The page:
The Yoga Path • Omaha, NE

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{ Practicing Physical, Mental & Spiritual Health }

De-stressing pose

YOU CAN USE YOUR asana practice as a tool to de-stress physically, physiologically, and psychologically, body, mind, and spirit. Creating a position that allows for deep. deliberate diaphragmatic breathing will calm and relax the autonomic nervous system. The reclining twist shown in this picture will provide relief to agitated adrenal glands, the source of much of the stress hormones in the body.

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Jathara Parivartanasana

Lay on your back with you arms straight out from the shoulders. Palms up or down depending on what feels most grounded. Tuck you knees and drop you legs to the right. If it’s hard on the low back, tuck the knees more and/or leave you feet on the floor when going to the side. As you twist to the right, bring your attention to your left mid-band along the bottom of you rib cage. Find the spot above you left kidney where you feel the physical movement of you breath. Relax and hold this from 2 – 5 minute, working with your breath and body. Don’t twist the neck. Gaze up and yes maybe even close your eyes. When you come out, bring up one leg at a time. Do the other side.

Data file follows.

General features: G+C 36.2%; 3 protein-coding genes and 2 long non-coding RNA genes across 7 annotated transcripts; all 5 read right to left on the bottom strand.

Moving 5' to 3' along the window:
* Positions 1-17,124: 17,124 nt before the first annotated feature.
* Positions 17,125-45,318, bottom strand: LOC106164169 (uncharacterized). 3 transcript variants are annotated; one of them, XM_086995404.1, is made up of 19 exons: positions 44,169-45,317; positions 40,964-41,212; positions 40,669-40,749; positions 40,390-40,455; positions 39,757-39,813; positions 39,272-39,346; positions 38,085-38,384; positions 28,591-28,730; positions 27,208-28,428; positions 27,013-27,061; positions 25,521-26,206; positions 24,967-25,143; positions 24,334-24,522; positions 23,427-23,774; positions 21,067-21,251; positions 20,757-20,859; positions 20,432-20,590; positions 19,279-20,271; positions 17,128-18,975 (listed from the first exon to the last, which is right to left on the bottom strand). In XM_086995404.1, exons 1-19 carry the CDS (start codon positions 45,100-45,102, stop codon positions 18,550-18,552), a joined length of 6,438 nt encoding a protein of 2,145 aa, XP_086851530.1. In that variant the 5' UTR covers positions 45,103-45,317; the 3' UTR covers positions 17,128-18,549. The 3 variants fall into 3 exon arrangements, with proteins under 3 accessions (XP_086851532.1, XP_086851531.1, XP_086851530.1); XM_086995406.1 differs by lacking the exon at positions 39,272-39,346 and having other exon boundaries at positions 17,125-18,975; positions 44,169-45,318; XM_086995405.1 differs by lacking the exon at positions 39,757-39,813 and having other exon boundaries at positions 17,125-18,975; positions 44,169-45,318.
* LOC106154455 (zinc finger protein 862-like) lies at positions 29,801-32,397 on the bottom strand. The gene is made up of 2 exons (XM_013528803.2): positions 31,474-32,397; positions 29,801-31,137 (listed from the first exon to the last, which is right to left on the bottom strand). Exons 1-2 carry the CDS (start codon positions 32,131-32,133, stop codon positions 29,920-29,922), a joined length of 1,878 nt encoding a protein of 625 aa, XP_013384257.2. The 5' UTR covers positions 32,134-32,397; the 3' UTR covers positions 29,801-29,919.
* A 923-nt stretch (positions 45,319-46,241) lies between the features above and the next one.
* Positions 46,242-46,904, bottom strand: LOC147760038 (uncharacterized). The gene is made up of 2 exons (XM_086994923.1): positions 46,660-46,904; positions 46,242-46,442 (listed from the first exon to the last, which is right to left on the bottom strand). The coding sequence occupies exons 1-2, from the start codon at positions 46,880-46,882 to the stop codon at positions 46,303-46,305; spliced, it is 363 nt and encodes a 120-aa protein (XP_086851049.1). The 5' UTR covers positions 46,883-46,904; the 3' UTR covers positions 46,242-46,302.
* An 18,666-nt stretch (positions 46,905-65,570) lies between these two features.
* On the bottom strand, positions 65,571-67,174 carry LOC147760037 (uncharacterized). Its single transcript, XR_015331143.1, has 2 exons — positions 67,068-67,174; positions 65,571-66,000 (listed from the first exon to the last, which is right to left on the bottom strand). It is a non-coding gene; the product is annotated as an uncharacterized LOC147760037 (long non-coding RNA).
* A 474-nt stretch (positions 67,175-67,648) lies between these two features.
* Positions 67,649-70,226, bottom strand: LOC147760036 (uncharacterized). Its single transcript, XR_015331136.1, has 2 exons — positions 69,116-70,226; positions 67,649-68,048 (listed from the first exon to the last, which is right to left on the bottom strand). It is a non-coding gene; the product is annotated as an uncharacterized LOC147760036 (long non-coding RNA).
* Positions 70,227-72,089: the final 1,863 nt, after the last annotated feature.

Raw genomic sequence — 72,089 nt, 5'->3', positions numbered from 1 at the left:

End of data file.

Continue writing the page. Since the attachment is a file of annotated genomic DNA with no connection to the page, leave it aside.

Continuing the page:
Repeat as often as you want. But if you find yourself agitated before doing this, do some active standing poses to get you warmed up and your heart going. (Maybe even some sun saluttations). This gentle twist floods the adrenals–located on top of the kidney–with nourishment and opens them to the breath.

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Discipline of Rewiring the Brain

In June of this year, a 21 day Mindfulness retreat was hosted at Plum Village in France for scientists throughout the world, taught by the Vietnamese  Zen teacher Thich Nhat Hanh.  At this retreat Thay explained the connection between the five mental formations and the neural pathways in the brain. He describes how, with the practice of mindfulness, we can erase the neural pathways that lead to suffering and open new paths that lead understanding and happiness.

From this came an article by Paul Tingen call Using Mindfulness to Rewire the Brain.We’re reading this article at the end of classes at the Yoga Path to foster a practice of tapa/discipline (the third niyama),. We are striving to do things in our lives that strengthen well-being and thus allowing us to be strong enough to mindfully embrace and transform the suffering in our life.  The link to this article is below.

Rewiring the Brain

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